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Family-Style Dishes Thrive As Diners Experience Small Plate Fatigue

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FAMILY STYLE DISHES
A roast chicken feast at the brand-new Feast restaurant in New York. | Feast

Small plates have long been big business for restaurants across the country. Over the past decade, tapas bars, pricy tasting-menu-only temples and even the odd major restaurant chains have embraced lilliputian portion sizes on the hunch that it's easier to sell customers five $10 dishes than one $50 entree. At first, adventurous diners, eager to taste as broad a swath of the menu as possible, ate it up. But a few veteran eaters have more recently started to complain of tasting menu and small plate fatigue.

Restaurant chefs around the country have started to take the backlash to heart. More and more of them have given their menus the "White Rabbit" treatment, and ditched small plates for their polar opposite: the large-format, family-style dish. Huge pots of stew and mammoth haunches of lamb, meant to be shared between multiple people, increasingly crowd the wooden tables at hip restaurants that might, two years ago, have been polka-dotted with a dozen dishes.

The movement, if you can call it that, was started by some of the very same New York chefs who had previously led the charge toward small plates: April Bloomfield of the Spotted Pig and the Breslin and David Chang of the Momofukus. Both started serving gigantic hunks of meat -- fried chickens, suckling pigs, broad swaths of entire cows -- for tables of four or more, and quickly attracted imitators at many of their peer restaurants around the city.

One brand-new restaurant, Feast in New York's East Village, has even made large-format dishes its central theme. In a phone interview with The Huffington Post, Feast's chef Chris Meenan explained that the idea for a restaurant focused on family-style eating came from he and his business partners' love of sharing dishes at traditional Chinese and Korean restaurants. Though they toyed with the idea of serving small plates, they ultimately decided larger plates worked better.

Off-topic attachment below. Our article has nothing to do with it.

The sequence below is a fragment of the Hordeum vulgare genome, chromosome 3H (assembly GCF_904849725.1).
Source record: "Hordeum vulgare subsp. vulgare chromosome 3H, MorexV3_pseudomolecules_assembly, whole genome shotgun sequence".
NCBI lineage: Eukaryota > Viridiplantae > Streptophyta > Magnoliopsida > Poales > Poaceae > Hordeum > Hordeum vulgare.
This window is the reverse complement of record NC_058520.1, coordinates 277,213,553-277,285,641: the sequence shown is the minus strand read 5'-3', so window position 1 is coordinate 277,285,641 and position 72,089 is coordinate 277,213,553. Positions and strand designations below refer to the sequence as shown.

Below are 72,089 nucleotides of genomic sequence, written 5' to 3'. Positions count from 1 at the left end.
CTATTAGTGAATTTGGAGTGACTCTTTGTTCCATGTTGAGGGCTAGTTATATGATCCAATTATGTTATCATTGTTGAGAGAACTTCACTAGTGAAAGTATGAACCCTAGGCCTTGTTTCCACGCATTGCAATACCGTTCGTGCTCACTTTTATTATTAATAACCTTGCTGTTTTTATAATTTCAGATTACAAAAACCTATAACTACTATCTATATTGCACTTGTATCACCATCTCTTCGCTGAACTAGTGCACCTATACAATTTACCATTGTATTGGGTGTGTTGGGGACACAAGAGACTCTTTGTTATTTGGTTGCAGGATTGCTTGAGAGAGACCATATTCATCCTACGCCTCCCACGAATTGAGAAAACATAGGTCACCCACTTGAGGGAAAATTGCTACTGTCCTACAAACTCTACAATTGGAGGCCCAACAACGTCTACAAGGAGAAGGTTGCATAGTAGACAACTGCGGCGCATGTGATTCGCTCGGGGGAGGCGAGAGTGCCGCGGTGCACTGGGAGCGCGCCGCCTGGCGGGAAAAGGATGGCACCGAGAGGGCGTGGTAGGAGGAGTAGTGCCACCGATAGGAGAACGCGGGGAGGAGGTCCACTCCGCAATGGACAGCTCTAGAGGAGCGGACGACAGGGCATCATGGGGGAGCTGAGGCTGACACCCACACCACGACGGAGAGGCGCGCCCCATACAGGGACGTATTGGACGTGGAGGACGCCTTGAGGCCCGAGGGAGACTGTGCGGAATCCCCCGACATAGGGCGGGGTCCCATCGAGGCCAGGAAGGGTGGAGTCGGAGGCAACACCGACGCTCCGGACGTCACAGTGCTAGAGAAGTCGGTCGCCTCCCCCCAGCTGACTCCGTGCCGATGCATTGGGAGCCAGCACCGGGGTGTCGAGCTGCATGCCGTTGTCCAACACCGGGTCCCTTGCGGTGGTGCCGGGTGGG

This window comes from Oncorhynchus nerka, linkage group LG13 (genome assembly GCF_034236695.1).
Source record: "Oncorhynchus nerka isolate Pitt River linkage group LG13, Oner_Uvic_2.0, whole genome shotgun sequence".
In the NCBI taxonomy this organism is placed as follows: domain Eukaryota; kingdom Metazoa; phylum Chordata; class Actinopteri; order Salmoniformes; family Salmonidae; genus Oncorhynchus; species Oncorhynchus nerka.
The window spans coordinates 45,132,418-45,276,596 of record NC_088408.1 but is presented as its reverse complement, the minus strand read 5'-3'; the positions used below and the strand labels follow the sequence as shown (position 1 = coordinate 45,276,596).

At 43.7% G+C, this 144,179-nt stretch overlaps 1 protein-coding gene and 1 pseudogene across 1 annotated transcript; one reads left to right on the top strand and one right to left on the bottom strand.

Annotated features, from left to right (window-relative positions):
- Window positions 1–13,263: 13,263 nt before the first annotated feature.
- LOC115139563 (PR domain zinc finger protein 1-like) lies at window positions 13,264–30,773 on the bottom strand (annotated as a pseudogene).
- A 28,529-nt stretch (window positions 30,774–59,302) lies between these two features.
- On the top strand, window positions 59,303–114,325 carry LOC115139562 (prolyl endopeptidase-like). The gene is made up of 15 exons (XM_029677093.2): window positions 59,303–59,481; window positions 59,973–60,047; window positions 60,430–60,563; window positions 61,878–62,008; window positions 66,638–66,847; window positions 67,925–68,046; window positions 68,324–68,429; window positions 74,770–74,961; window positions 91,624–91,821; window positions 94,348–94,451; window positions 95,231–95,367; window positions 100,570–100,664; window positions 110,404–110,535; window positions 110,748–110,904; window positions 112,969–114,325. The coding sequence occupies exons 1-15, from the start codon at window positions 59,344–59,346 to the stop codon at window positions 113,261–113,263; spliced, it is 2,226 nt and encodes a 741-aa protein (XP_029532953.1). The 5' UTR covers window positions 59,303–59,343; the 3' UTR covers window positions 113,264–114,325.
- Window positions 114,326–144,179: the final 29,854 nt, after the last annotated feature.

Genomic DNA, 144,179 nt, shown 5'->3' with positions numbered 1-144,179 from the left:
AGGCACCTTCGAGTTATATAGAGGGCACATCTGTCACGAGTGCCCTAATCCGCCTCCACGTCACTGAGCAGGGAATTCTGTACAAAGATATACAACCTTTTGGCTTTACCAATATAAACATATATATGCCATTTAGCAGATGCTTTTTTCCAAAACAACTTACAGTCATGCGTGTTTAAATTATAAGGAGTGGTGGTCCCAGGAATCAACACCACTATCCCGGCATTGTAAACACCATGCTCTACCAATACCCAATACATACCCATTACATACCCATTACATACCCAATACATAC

"I don't really think that small plates are for sharing," he said. "A lot of places advertise that, but when you actually go about doing it, it never works out. What's your share of that small plate? If you're with a group of four, you end up with nothing."

Every night, Feast offers two kinds of multi-course large-format meals ("feasts," in the nomenclature of the restaurant) that feed an entire table. One is vegetarian and will change with the seasons, and the other is meat-focused, and will change whenever Meenan gets bored. Meenan said that the feasts offer several practical advantages for the kitchen over the a la carte.

"We just need to know how many people are in the table, and which feast they ordered, and we know exactly what to do," he said. "In terms of food cost, too, there's advantages to it, because we can count on selling a certain volume of those dishes, as opposed to a la carte, where you never know."

For hungry diners, sharing a big plate of meat is a lot less stressful than nervously eyeing a petri dish adorned with one fewer slices of raw fluke than they have companions. But large-format meals, of course, also force eaters to surrender a measure of free will. Knowing that there are diners for whom that would be a problem, Feast also has a small a la carte menu -- which includes a $12 salad and a $13 toast platter that would be hard to classify as anything but small plates. Some trends never really die.

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